Our interview questions were very broad and we got a wide range of perspectives, but we do not know if these views are really representative of the community.

This is why we are now developing questionnaires to find convergences and divergences across the…


fake sticky notes along axes to illustrate the service design concept
fake sticky notes along axes to illustrate the service design concept

What is service design?

How does it compare with other roles?

Want to become a Service Designer?

Here are some links that could help:


illustrations of concepts used in the post — awareness, process, strategy, evidence and connections
illustrations of concepts used in the post — awareness, process, strategy, evidence and connections

Since our last post in February, we have continued to synthesise our data and have started to write up some of our insights. This is the first in a series of articles summarising what we are learning.

Contextualising insights

These insights come from 15 remote interviews and one online workshop. You can learn more about the research project and approach in our website.

Although we speak of service design practice, we use the term service design very loosely.

  • Only half of our interviewees self-identified as service designers or had Service Designer as their job title. …

homepage of the website showing the navigation menu and the header with a banner stating that it’s a work in progress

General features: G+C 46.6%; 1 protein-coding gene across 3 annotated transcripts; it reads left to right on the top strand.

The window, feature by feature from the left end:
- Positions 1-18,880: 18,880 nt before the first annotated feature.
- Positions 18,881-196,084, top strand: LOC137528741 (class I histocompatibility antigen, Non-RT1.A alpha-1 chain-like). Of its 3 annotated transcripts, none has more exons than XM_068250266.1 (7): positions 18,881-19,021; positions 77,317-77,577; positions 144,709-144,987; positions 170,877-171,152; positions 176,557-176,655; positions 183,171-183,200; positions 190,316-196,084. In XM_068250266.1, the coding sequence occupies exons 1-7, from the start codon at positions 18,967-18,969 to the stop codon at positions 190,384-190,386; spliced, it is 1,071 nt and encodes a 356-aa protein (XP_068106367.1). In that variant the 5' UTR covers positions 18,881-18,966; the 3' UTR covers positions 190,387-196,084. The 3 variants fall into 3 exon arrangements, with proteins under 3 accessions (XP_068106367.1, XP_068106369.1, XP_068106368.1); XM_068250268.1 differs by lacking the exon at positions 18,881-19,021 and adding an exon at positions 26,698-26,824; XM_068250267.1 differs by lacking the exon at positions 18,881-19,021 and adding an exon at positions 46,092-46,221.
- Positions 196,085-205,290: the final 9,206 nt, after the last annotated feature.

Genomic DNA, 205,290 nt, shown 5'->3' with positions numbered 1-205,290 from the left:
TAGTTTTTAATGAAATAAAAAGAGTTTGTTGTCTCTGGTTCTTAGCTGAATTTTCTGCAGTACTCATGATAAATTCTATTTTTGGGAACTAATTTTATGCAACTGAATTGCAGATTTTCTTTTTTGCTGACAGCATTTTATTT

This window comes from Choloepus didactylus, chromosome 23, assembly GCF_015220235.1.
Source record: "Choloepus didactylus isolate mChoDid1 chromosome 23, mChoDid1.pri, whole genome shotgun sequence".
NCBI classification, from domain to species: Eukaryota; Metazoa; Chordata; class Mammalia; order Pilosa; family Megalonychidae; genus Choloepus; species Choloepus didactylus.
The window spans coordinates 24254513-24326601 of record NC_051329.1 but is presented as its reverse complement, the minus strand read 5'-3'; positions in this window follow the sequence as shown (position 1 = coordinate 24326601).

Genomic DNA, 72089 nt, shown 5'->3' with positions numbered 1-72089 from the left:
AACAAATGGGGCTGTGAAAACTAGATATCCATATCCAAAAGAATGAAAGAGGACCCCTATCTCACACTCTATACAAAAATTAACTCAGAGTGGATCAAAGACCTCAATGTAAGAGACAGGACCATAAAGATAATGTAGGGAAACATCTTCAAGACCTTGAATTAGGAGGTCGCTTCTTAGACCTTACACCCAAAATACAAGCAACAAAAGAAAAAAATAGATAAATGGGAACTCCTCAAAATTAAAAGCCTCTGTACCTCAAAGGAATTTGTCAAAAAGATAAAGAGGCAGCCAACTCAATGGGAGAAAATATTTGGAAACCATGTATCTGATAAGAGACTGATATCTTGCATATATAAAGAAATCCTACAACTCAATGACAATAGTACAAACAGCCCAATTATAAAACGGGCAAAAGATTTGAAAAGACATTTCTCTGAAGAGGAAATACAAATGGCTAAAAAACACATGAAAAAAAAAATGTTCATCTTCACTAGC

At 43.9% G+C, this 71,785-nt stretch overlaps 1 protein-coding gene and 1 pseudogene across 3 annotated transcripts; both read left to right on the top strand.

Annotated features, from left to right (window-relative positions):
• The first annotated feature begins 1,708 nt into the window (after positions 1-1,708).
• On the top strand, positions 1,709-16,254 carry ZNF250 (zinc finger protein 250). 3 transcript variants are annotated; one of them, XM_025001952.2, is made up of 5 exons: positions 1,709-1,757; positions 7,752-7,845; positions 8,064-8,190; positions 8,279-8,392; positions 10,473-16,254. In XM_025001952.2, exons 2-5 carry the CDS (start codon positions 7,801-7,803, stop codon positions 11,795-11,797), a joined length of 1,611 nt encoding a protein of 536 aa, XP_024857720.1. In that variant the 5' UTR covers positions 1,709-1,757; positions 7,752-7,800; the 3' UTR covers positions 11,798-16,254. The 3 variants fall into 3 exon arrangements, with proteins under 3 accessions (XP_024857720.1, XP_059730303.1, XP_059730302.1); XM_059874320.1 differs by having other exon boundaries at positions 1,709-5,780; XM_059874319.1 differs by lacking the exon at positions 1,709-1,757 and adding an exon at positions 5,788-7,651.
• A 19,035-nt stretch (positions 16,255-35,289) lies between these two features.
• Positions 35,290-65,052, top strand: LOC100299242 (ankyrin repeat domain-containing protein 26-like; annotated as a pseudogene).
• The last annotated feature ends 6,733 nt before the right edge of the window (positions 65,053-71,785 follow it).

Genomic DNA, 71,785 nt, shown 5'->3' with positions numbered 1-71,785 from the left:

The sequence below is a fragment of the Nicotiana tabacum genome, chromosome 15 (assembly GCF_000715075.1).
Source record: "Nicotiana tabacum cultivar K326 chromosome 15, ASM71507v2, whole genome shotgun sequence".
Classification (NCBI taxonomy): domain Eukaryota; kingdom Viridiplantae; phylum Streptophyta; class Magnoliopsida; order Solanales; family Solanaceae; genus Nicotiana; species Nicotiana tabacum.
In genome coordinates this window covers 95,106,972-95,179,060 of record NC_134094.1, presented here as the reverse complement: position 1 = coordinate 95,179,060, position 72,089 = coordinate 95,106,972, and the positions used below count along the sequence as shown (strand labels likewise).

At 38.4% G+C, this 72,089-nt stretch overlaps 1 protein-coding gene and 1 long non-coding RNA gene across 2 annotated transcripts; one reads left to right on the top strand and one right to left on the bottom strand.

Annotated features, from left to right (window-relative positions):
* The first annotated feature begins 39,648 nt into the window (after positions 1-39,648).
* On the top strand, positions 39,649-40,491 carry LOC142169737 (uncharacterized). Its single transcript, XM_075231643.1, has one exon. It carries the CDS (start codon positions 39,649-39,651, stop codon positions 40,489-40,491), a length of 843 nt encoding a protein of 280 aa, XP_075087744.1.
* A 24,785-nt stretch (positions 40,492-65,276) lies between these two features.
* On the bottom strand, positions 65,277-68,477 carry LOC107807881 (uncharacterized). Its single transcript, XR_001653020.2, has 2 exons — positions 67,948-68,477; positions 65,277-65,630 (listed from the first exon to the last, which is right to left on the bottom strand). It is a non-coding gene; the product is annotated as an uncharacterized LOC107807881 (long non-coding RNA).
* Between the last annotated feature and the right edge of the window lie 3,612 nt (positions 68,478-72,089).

homepage of the website showing the navigation menu and the header with a banner stating that it’s a work in progress
Homepage of our new website

In our previous blog, we told you about all the new ideas and feedback we received from the service design Scotland community.

There were a lot of suggestions on how we could provide better access to our raw research material, how we could communicate our insights and share it with the wider community. We started by creating a new website about our project.

An alternative to Miro

Miro is not for everyone and not very accessible. We used it because it helped us progress the analysis and structure the data in a visual way and to collaborate on it remotely.

However, it isn’t the…


Proud to be on the visual for the next SDS Gathering event. Graphic done by Hazel White

Last week was busy and insightful! We ran our first workshop with the service design community and made our first participation to the Service Design Scotland Gathering as guests and co-creators.

Both events allowed us to get some feedback from the community. Thanks to this, we have lots of ideas and renewed energy to take the next steps.

Context

Last year we collected stories of service design from the public and third sectors in Scotland. We‘ve interviewed and discussed with 15 practitioners in Scotland how to better support, grow and build up the service design community in Scotland. …


What about starting the new year with a bulk of new insights and ideas about the service design practice in Scotland and its community?

After a long but insightful research phase, we are ready to share our analysis. We would like feedback from the Service Design community in the Scottish public and Third Sector and hope many will get involved in the sensemaking and ideation process.

illustration — map of Scotland and in front 5 people with a jigsaw piece
illustration — map of Scotland and in front 5 people with a jigsaw piece
Illustration by Angela F. Orviz

In this post you will find

  • What the project is about
  • What we did since June 2020
  • What our interview guide looked like
  • The process we followed
  • How you can take part
  • Our previous updates
  • Get in touch

What the project is about

This project…

Practitioner stories